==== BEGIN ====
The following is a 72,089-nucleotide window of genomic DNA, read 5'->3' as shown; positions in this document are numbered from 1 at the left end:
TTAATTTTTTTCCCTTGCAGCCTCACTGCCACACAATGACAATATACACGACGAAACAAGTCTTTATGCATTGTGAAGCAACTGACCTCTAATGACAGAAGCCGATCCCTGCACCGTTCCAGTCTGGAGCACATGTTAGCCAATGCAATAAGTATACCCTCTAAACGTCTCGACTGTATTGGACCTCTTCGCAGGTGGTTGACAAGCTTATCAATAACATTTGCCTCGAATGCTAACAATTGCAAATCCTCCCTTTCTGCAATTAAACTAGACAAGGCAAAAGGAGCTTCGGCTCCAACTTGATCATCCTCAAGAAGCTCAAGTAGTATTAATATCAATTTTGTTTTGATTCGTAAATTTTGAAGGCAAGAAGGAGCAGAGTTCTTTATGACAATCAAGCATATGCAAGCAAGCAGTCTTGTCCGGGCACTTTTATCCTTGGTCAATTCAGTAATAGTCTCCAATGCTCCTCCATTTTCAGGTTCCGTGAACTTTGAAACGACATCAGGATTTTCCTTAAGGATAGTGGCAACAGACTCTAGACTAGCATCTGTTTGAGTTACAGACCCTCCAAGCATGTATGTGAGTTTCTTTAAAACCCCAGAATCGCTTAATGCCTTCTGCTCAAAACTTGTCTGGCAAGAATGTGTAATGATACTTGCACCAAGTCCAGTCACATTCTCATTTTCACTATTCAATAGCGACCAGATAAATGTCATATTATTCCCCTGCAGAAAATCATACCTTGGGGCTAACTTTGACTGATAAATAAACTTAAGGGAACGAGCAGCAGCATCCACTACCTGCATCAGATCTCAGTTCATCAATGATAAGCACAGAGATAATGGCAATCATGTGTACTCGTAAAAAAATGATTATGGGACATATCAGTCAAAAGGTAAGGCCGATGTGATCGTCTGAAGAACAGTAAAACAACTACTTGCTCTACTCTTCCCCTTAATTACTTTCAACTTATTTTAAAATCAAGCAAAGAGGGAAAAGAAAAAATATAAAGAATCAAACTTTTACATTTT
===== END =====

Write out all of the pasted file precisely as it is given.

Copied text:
The following is a 72,089-nucleotide window of genomic DNA, read 5'->3' as shown; positions in this document are numbered from 1 at the left end:
TTAATTTTTTTCCCTTGCAGCCTCACTGCCACACAATGACAATATACACGACGAAACAAGTCTTTATGCATTGTGAAGCAACTGACCTCTAATGACAGAAGCCGATCCCTGCACCGTTCCAGTCTGGAGCACATGTTAGCCAATGCAATAAGTATACCCTCTAAACGTCTCGACTGTATTGGACCTCTTCGCAGGTGGTTGACAAGCTTATCAATAACATTTGCCTCGAATGCTAACAATTGCAAATCCTCCCTTTCTGCAATTAAACTAGACAAGGCAAAAGGAGCTTCGGCTCCAACTTGATCATCCTCAAGAAGCTCAAGTAGTATTAATATCAATTTTGTTTTGATTCGTAAATTTTGAAGGCAAGAAGGAGCAGAGTTCTTTATGACAATCAAGCATATGCAAGCAAGCAGTCTTGTCCGGGCACTTTTATCCTTGGTCAATTCAGTAATAGTCTCCAATGCTCCTCCATTTTCAGGTTCCGTGAACTTTGAAACGACATCAGGATTTTCCTTAAGGATAGTGGCAACAGACTCTAGACTAGCATCTGTTTGAGTTACAGACCCTCCAAGCATGTATGTGAGTTTCTTTAAAACCCCAGAATCGCTTAATGCCTTCTGCTCAAAACTTGTCTGGCAAGAATGTGTAATGATACTTGCACCAAGTCCAGTCACATTCTCATTTTCACTATTCAATAGCGACCAGATAAATGTCATATTATTCCCCTGCAGAAAATCATACCTTGGGGCTAACTTTGACTGATAAATAAACTTAAGGGAACGAGCAGCAGCATCCACTACCTGCATCAGATCTCAGTTCATCAATGATAAGCACAGAGATAATGGCAATCATGTGTACTCGTAAAAAAATGATTATGGGACATATCAGTCAAAAGGTAAGGCCGATGTGATCGTCTGAAGAACAGTAAAACAACTACTTGCTCTACTCTTCCCCTTAATTACTTTCAACTTATTTTAAAATCAAGCAAAGAGGGAAAAGAAAAAATATAAAGAATCAAACTTTTACATTTT